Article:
The government contends that eliciting a response to the questions about drug use and drug activities is necessary to its efforts to maintain the integrity of the Department of Housing and Urban Development, suggesting that employees actively involved in substance abuse or other illegal drug activities may be subject to substantial financial pressures, heightened susceptibility to coercion or undue influence, or general unreliability. While this is a valid governmental interest, in the context of a housing agency it is far removed from a direct interest. The Court will therefore balance this government interest against the employees' interests, considering whether a nexus exists between the information sought and the employees' work responsibilities.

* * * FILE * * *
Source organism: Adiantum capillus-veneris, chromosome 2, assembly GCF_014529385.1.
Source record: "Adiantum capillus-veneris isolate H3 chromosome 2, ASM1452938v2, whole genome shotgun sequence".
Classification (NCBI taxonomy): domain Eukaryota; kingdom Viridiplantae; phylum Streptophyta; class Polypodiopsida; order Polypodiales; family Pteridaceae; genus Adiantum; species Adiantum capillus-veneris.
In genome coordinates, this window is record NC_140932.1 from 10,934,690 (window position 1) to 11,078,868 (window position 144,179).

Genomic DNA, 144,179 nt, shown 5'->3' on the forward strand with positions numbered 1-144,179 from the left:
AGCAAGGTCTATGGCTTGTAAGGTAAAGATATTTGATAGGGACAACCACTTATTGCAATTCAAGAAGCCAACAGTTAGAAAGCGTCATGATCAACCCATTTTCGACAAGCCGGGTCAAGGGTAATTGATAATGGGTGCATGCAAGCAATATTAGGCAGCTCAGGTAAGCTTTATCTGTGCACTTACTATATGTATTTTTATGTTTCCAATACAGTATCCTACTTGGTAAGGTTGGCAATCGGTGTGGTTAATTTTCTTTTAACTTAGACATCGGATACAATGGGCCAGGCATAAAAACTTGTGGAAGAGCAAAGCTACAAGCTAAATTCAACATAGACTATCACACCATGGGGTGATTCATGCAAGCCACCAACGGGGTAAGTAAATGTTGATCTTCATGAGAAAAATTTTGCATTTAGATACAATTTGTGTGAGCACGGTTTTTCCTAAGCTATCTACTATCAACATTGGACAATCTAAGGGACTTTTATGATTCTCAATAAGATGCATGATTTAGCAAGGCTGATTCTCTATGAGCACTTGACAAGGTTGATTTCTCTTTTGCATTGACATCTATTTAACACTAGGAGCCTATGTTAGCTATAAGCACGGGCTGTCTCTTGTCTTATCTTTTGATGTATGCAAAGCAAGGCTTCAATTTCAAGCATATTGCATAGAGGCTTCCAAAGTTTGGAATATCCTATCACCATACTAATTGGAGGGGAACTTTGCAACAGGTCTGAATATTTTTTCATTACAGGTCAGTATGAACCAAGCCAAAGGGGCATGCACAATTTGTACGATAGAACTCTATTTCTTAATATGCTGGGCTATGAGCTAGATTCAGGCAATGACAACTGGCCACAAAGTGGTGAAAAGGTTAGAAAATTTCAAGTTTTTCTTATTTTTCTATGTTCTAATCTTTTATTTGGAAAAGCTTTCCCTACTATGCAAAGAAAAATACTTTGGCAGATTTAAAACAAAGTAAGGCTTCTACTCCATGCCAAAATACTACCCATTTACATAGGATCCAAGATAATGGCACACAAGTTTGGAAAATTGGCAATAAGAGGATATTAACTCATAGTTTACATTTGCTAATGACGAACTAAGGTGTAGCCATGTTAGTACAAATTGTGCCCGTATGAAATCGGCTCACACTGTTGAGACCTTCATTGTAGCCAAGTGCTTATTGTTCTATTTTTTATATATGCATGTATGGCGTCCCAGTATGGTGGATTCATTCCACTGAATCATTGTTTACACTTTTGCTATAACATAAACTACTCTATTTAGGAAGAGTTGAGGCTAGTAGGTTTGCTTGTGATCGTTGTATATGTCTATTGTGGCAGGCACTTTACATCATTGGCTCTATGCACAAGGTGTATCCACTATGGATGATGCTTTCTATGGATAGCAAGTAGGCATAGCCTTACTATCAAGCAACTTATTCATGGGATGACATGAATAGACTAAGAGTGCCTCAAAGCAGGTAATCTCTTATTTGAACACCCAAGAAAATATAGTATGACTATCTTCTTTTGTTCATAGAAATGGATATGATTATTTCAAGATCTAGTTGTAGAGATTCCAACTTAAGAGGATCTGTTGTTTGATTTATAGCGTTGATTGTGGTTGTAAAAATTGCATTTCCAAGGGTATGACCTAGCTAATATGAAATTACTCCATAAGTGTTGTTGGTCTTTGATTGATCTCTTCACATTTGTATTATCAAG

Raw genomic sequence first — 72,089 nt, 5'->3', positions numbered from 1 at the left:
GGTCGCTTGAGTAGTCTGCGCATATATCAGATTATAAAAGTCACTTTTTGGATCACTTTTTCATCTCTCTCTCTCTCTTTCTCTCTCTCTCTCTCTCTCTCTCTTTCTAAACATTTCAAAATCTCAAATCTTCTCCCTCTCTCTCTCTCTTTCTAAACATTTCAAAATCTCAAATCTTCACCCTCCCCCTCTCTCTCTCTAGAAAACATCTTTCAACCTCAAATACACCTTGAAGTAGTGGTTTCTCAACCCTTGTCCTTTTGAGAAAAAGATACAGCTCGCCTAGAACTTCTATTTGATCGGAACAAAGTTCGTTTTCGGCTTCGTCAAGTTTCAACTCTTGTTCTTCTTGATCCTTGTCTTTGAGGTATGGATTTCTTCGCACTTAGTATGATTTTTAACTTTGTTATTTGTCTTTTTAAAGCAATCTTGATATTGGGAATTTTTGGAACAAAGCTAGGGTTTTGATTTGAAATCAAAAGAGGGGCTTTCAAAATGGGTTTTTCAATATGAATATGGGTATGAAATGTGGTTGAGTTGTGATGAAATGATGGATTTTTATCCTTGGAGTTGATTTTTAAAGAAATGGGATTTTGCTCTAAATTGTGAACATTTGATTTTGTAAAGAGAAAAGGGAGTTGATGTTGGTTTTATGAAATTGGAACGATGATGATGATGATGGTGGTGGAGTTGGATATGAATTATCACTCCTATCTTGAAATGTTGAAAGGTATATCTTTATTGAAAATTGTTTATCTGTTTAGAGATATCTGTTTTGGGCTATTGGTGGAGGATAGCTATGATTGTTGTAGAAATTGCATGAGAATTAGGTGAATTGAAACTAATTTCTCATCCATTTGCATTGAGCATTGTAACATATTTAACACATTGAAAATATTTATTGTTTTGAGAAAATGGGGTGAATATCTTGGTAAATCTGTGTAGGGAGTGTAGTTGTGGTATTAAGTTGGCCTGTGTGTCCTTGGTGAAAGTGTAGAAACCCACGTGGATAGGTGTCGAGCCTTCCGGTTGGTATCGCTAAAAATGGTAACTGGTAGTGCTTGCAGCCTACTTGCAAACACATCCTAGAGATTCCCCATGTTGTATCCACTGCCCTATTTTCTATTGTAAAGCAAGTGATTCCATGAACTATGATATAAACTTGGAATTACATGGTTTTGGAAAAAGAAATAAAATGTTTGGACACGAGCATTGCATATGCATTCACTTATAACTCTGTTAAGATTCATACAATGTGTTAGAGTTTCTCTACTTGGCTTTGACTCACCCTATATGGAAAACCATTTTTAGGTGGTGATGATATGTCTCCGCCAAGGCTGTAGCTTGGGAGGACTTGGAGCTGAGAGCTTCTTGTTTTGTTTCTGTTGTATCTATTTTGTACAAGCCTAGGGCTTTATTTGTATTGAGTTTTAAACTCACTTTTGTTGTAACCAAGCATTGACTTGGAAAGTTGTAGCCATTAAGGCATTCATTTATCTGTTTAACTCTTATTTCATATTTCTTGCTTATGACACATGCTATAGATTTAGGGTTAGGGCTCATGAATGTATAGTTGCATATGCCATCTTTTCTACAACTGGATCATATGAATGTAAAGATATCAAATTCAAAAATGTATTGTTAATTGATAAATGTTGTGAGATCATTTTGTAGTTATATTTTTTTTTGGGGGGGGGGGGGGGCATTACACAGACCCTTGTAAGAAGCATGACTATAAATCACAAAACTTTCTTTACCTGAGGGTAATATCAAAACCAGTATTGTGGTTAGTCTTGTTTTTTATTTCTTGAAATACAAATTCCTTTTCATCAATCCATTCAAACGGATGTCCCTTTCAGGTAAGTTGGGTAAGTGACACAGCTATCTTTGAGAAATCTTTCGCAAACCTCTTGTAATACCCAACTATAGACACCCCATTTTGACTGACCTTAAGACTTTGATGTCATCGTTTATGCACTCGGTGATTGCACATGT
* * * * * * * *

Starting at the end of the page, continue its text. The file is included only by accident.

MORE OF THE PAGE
Drug testing jurisprudence is instructive as to what type of a nexus must be shown. Courts have upheld random drug testing when employees have access to narcotics at part of their work duties, National Treasury Employees Union v. Von Raab, 489 U.S. 656, 668, 103 L. Ed. 2d 685, 109 S. Ct. 1384 (1989), when employees have access to information bearing on national security, Harmon v. Thornburgh, 278 U.S. App. D.C. 382, 878 F.2d 484, 491-92 (D.C. Cir. 1989), cert. denied, 493 U.S. 1056, 107 L. Ed. 2d 949, 110 S. Ct. 865 (1990), and when employees hold positions in which drug use would pose an immediate threat to public safety. American Fed'n of Gov't Employees, AFL-CIO v. Skinner, 280 U.S. App. D.C. 262, 885 F.2d 884, 892 (D.C. Cir. 1989), cert. denied, 495 U.S. 923, 109 L. Ed. 2d 321, 110 S. Ct. 1960 (1990). But this nexus must be more than speculative. National Treasury Employees Union v. Yeutter, 287 U.S. App. D.C. 28, 918 F.2d 968, 974 (D.C. Cir. 1990).